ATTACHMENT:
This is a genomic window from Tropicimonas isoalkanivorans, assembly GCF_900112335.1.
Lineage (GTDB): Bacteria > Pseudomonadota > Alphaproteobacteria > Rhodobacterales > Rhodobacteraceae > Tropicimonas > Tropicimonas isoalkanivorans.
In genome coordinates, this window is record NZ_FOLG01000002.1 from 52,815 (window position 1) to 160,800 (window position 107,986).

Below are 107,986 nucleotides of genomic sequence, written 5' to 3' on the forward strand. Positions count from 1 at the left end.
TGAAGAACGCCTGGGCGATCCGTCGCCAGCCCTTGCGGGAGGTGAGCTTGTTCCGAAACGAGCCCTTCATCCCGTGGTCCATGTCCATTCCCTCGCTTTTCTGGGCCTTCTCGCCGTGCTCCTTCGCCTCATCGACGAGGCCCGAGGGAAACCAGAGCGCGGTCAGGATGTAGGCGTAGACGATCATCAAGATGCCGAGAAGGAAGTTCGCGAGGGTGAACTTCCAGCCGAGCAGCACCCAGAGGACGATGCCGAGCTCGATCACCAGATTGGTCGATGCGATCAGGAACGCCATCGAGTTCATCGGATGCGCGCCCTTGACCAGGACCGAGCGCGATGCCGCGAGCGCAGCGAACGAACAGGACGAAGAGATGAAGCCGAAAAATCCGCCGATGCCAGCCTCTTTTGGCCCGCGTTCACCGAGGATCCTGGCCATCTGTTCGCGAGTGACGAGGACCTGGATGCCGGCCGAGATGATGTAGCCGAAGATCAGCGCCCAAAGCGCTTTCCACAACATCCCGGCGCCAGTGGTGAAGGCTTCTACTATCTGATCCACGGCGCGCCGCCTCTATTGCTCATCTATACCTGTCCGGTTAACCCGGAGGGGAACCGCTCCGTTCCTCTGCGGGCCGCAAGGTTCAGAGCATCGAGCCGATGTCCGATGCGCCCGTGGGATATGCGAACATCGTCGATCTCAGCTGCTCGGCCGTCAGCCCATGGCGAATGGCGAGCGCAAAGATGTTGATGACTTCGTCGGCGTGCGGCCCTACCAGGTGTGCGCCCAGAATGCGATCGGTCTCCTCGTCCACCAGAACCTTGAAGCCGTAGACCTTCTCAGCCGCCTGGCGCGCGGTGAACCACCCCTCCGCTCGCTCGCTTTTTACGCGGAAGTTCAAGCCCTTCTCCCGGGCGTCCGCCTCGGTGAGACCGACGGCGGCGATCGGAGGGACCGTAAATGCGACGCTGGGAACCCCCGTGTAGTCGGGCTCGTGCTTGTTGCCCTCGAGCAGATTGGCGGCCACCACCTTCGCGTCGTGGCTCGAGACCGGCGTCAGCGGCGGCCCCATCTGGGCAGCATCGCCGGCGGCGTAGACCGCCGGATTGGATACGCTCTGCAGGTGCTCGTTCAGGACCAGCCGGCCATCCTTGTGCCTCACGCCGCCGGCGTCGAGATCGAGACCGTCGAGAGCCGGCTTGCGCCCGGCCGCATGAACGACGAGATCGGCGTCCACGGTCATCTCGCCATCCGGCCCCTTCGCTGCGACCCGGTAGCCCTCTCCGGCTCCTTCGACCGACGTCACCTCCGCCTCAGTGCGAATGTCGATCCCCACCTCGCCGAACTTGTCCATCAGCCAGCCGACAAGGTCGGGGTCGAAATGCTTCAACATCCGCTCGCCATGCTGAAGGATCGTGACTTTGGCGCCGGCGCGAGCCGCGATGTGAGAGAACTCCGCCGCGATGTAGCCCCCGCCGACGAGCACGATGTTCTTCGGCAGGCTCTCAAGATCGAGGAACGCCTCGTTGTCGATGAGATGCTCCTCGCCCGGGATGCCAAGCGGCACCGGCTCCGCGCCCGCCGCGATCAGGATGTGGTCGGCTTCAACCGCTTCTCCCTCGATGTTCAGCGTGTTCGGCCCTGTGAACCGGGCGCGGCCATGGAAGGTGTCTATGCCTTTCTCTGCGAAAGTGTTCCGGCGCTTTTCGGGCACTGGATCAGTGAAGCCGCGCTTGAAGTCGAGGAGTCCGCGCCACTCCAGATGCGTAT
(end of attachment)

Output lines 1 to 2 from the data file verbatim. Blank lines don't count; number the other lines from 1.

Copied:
This is a genomic window from Tropicimonas isoalkanivorans, assembly GCF_900112335.1.
Lineage (GTDB): Bacteria > Pseudomonadota > Alphaproteobacteria > Rhodobacterales > Rhodobacteraceae > Tropicimonas > Tropicimonas isoalkanivorans.